focused predominantly upon production against lower cost with increased efficiency. Principles Quality management adopts a number of management principles that can be used by top management to guide their organizations towards improved performance. The principles include:
Customer focus

Since the organizations depend on their customers, therefore they should understand current and future customer needs, should meet customer requirements and try to exceed the expectations of customers. An organization attains customer focus when all people in the organization know both the internal and external customers and also what customer requirements must be met to ensure that both the internal and external customers are satisfied.

Leaders of an organization establish unity of purpose and direction of it. They should go for creation and maintenance of such an internal environment, in which people can become fully involved in achieving the organization's quality objective.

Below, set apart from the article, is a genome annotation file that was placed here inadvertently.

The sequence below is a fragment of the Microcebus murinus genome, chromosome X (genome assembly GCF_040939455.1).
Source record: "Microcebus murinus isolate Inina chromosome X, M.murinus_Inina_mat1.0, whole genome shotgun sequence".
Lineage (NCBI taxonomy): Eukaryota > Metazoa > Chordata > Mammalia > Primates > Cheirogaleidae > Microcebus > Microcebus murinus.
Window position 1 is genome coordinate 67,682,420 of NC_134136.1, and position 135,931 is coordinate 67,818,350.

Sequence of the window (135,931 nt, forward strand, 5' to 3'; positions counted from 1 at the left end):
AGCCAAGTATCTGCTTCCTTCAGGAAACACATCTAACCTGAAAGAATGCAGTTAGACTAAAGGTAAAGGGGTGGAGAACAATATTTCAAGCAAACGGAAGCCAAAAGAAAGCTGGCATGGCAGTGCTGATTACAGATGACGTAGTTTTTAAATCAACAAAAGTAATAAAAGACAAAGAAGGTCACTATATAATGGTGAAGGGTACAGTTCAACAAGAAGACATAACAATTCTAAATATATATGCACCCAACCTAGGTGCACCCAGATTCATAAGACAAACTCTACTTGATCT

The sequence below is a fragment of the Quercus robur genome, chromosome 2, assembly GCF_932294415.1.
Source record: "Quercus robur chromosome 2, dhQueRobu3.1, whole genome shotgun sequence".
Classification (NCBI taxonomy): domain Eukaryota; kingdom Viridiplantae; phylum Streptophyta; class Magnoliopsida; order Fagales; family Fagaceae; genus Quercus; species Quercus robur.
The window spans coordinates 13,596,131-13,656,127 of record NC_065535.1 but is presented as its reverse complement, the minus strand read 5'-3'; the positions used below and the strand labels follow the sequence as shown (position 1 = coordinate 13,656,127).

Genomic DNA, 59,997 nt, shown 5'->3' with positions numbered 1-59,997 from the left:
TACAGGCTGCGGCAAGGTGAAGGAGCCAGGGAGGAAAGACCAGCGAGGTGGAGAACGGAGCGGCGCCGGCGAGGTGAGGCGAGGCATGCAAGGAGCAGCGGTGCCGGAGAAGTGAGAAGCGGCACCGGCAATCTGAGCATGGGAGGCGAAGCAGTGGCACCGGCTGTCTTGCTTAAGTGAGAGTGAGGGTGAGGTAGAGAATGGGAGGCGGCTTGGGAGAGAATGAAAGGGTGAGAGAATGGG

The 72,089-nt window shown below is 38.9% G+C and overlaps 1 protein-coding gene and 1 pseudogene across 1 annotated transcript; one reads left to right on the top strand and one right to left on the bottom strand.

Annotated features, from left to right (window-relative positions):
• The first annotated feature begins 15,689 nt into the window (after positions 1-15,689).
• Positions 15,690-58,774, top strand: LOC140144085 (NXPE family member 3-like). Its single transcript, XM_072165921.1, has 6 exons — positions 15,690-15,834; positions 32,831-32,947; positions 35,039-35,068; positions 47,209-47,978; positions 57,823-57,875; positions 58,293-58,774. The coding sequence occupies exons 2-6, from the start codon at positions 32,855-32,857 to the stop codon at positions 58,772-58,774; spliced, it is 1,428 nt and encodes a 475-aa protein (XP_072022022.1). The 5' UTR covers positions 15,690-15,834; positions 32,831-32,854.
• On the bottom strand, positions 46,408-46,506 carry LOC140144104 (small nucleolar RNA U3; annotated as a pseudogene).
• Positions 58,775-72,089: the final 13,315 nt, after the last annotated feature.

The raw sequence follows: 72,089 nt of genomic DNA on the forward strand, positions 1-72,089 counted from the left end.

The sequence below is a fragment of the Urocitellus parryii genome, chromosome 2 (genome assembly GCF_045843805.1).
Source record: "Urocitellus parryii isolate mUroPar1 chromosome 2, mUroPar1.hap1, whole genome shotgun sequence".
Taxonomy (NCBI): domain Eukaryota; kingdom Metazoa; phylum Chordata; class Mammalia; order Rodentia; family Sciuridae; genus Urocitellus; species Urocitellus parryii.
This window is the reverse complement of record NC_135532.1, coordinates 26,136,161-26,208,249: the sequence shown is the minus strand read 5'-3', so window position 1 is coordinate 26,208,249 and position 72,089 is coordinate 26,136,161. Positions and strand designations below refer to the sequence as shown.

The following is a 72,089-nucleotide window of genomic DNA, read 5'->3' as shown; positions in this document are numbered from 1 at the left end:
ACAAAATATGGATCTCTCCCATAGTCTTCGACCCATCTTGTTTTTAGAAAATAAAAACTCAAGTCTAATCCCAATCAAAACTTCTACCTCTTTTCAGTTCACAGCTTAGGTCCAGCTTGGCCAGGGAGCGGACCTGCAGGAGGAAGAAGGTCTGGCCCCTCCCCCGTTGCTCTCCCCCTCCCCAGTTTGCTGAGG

Involvement of people

People at all levels of an organization are the essence of it. Their complete involvement enables their abilities to be used for the benefit of the organization.
Process approach

The desired result can be achieved when activities and related resources are managed in an organization as process.
System approach to management

An organization's effectiveness and efficiency in achieving its quality objectives are contributed by identifying, understanding and managing all interrelated processes as a system.

Continual improvement

One of the permanent quality objectives of an organization should be the continual improvement of its overall performance.
Factual approach to decision making